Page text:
Hiring PWDs in the Philippines: It’s a great idea

How do we let people know that hiring PWDs is a great idea? Let them know the benefits.

If you ask a small business owner if he will hire a person with disability, more often than not the idea will be met with opposition if not laughter or sarcasm. Sadly, many perception-based biases hurt the PWDs chances of living a    productive and fulfilling life. Our primary goal at PWDPhil.com is to raise awareness and change public perception towards Pinoys With Disabilities.  Their disabilities should not be hindrances to their employ-ability and unless the job requires specific motor skills, the person with disability is as good as anyone vying for an office job.  Remember that the law states that “No person with disability shall be denied access to opportunities for suitable employment. A qualified disabled employee shall be subject to the same terms and conditions of employment and the same compensation, privileges, benefits, fringe benefits, incentives or allowances as a qualified able bodied person. “

The few PWDs who get hired working in offices struggle against physical hardship just to get to the office on time. Many of our ramps are not safe for wheelchairs and even more of these ramps are too steep or too narrow for a wheelchair to use for the PWD to go at it alone. The cost of building or retrofitting these access ramps are an expense that many companies have chosen to scrimp on, mostly because of the general negative attitude pervasive against PWDs.

The government has taken steps in giving tax incentives to companies that make improvements to make their facility access-friendly, as there are also tax incentives for hiring PWDs as seen in the provisions of Republic Act 7277:

To encourage the active participation of the private sector in promoting the welfare of disabled persons and to ensure gainful employment for qualified disabled persons, adequate incentives shall be provided to private entities which employ disabled persons.cralaw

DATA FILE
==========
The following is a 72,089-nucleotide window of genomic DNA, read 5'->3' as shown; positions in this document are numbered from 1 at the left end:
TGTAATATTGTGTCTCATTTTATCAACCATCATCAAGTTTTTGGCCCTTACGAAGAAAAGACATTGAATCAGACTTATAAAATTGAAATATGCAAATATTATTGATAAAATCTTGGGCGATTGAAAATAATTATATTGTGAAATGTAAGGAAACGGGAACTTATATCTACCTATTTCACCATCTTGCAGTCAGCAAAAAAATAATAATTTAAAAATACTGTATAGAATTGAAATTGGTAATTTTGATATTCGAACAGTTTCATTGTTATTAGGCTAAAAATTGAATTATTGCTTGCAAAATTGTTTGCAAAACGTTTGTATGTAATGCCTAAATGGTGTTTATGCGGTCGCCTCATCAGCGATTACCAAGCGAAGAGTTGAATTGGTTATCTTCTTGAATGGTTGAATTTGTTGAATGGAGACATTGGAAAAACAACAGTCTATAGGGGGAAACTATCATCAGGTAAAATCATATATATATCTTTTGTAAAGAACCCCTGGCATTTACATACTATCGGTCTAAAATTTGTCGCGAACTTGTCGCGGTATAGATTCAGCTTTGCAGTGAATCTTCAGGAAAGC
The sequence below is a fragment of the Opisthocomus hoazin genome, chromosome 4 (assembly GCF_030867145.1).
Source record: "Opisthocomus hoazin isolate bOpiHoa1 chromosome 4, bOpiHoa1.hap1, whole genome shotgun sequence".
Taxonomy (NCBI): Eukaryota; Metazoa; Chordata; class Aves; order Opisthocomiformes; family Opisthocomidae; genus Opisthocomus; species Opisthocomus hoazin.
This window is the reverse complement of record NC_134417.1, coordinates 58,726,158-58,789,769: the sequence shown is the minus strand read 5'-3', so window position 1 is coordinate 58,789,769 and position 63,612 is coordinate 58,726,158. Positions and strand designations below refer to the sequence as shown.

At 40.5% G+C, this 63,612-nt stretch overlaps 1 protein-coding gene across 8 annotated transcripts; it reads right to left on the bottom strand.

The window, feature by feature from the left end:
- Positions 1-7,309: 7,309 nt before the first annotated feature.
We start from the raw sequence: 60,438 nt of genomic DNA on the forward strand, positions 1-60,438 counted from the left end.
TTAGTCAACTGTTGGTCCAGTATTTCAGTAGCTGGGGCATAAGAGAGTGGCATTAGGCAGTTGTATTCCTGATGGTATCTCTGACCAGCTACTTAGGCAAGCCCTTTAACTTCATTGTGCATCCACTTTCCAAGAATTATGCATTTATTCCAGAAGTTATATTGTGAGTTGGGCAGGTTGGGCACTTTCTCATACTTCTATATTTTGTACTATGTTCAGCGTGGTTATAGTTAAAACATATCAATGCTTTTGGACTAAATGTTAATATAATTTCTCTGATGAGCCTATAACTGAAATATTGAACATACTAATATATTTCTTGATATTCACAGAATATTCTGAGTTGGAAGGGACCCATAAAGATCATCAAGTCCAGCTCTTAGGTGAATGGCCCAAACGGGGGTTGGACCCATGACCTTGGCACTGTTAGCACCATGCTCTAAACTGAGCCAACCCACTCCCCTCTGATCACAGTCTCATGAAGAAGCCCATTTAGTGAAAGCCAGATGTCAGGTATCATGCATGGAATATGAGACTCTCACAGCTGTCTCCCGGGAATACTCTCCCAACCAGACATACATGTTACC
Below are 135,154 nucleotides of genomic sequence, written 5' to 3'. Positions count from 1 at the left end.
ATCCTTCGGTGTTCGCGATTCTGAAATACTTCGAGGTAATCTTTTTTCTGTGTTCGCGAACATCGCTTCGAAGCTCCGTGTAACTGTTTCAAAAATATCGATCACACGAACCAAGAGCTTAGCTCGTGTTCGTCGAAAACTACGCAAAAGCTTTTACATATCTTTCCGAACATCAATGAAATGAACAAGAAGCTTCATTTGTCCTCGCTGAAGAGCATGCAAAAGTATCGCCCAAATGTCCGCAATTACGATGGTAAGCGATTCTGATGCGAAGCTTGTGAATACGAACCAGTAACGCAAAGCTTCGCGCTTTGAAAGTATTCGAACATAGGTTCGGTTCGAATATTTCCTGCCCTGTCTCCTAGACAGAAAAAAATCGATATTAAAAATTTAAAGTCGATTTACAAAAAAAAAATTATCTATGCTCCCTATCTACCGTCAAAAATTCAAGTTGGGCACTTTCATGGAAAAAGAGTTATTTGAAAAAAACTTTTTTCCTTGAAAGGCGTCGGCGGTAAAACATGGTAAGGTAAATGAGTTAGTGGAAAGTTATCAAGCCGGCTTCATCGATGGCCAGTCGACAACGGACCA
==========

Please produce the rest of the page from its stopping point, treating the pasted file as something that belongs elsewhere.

(b) Private entities that employ disabled persons who meet the required skills or qualifications, either as regular employee, apprentice or learner, shall be entitled to an additional deduction, from their gross income, equivalent to twenty-five percent (25%) of the total amount paid as salaries and wages to disabled persons: Provided, however, That such entities present proof as certified by the Department of Labor and Employment that disabled persons are under their employ: Provided, further, That the disabled employee is accredited with the Department of Labor and Employment and the Department of Health as to his disability, skills and qualifications.

(c) Private entities that improve or modify their physical facilities in order to provide reasonable accommodation for disabled persons shall also be entitled to an additional deduction from their net taxable income, equivalent to fifty percent (50%) of the direct costs of the improvements or modifications. This Section, however, does not apply to improvements or modifications of facilities required under Batas Pambansa Bilang 344.

Beyond what the incentives and laws say, it is always a good idea to hire a PWD. Because they are people too who have abilities that contribute to any organization’s operations. The hardships that many of them face, including ridicule and bullying, Pinoys with disabilities are strong, capable and determined to prove their worth.